The book ‘18th Century Architecture in Siberia’ is the first ultimate monography about the topic. 18thcentury was very special for Siberian architecture for two reasons. Firstly, it was a period when local builders created unique style, that differs from other regional styles of Russian architecture. Secondly, many of buildings of this period had outstanding artistic value, not only on local level, but for the whole country.
The research is focused on brick churches (more then 200) built between late 17th century when the brick architecture starts in Siberia and early 18th century when the last buildings of local taste appear. Unfortunately, very few wooden churches or brick secular buildings remains in Siberia, so any relevant conclusions about their architecture seem impossible. However, the information about these buildings is included in every relevant chapter. A huge amount of data and photos is collected, specially about buildings destroyed or severely damaged during Soviet regime. Most of existing buildings were studied and photographed by the author. Some of architectural monuments will be published for the first time.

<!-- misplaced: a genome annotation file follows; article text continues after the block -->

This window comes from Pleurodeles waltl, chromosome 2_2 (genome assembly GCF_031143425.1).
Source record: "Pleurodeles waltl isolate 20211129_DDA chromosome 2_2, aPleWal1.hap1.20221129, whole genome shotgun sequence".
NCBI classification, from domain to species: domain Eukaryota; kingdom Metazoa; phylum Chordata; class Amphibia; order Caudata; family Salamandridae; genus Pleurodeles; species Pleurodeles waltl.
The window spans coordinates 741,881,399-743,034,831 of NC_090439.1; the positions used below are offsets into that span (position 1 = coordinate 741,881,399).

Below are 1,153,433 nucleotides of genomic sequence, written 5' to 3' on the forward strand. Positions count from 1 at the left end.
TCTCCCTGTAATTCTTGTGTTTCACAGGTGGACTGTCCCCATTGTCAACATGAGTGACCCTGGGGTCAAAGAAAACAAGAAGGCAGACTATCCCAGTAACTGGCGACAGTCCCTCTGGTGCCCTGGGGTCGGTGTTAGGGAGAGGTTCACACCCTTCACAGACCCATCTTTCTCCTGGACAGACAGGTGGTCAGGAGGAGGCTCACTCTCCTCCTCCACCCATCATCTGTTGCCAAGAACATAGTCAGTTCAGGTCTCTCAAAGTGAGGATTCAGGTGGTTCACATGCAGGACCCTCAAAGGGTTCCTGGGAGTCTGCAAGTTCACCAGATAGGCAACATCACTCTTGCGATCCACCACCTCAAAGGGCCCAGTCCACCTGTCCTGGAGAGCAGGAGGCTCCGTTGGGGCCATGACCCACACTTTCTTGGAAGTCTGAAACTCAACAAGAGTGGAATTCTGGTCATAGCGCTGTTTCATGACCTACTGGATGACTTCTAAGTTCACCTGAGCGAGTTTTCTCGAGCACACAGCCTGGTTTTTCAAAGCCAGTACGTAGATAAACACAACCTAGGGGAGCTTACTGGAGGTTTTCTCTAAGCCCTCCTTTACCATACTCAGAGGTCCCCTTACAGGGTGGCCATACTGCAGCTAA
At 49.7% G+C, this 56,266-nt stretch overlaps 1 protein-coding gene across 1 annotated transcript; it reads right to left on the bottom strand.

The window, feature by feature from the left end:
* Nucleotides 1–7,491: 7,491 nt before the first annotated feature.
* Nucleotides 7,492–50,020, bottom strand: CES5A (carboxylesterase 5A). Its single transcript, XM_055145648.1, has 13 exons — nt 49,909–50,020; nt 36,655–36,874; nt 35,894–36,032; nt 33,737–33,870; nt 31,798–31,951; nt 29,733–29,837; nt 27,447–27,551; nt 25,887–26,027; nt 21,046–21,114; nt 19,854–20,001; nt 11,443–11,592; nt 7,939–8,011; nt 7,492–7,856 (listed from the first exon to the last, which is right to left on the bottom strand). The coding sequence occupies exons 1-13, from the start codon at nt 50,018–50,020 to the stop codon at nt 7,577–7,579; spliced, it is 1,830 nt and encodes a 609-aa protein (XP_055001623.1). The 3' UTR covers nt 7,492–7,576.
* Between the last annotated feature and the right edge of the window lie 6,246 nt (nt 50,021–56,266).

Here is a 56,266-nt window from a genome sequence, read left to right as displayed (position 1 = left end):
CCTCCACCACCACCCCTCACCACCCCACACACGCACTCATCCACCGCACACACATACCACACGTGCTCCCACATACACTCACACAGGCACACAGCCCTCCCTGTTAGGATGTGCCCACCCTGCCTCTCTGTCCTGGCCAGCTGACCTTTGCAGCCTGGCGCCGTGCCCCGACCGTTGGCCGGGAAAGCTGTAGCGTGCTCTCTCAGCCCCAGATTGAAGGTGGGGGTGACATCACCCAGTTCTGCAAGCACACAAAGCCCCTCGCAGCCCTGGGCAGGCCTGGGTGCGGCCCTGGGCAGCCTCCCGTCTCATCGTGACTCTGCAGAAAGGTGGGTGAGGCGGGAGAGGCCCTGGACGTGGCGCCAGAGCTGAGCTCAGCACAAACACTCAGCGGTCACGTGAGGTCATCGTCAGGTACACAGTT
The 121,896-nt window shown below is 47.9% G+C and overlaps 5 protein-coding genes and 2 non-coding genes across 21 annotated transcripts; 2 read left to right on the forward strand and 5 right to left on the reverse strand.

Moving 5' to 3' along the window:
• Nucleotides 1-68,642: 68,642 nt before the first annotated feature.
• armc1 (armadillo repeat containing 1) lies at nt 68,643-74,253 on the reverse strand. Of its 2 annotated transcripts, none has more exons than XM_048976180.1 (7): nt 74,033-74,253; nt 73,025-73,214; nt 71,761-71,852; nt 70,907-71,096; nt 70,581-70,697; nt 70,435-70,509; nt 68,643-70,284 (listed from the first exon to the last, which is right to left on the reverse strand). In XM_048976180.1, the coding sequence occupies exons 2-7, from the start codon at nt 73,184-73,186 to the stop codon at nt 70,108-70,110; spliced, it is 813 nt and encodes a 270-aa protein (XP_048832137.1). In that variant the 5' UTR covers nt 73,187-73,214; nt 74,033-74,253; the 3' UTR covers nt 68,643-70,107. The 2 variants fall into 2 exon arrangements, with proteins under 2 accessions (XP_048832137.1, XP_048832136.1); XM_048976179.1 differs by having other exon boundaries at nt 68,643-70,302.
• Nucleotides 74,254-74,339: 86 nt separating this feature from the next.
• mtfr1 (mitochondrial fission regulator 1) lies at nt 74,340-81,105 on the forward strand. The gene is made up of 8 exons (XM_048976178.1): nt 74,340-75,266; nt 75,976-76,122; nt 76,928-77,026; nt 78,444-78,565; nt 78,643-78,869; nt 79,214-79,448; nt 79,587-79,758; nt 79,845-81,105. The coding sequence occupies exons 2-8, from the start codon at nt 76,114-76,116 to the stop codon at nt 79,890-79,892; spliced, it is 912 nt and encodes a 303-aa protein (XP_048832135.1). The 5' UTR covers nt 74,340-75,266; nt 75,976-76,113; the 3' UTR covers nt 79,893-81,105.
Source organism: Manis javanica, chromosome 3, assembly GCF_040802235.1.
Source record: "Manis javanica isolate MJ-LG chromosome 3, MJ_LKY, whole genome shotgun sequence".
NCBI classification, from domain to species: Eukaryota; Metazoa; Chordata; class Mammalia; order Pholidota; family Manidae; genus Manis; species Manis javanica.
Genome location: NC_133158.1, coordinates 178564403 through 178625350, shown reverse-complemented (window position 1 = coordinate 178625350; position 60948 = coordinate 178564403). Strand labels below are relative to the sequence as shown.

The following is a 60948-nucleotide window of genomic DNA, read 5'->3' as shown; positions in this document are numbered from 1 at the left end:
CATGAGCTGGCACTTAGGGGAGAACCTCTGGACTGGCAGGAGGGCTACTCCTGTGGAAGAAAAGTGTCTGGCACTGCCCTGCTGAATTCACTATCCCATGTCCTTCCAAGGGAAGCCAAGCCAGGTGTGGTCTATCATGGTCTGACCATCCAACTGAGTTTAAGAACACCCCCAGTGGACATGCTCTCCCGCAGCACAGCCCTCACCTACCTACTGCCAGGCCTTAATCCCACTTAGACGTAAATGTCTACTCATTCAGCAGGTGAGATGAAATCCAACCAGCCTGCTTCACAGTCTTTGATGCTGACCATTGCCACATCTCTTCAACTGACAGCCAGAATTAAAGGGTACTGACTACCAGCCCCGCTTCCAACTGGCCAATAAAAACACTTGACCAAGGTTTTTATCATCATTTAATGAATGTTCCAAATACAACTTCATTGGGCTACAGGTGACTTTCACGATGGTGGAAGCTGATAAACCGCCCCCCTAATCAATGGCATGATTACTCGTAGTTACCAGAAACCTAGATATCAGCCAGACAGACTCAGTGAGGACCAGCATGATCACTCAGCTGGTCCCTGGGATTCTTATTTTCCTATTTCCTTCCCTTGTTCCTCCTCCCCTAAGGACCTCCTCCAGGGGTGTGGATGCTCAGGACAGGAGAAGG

In scientific papers included in intercollegiate thematic collection, deals with the problems of history and methodology of bourgeois criticism of historicism, as well as inherited from the methodological, historiographical and source-term issues of Siberia during the first Russian revolution, the October resolution and the Civil War and the Great Patriotic War, historiography of World History, U.S. foreign policy and international youth movement. For academic staff and students.
The paper describes four little-known buildings of the 1770s — church of the Posolski monastery on the lake Baikal, Trinity church in Yeniseisk, Our Lady of Vladimir church in Irkutsk and Our Lady Hodegetria church in Kuznetsk. Research shows that all of them follow the forms of the Irkutsk school. The architecture of the Irkutsk church does not influence other constructions, while the one in Yeniseisk plays a key role in the formation of the local Baroque style. The ‘transfer’ of tradition appears as a phenomenon, that is not typical for Russian provincial architectural schools in the 18s century.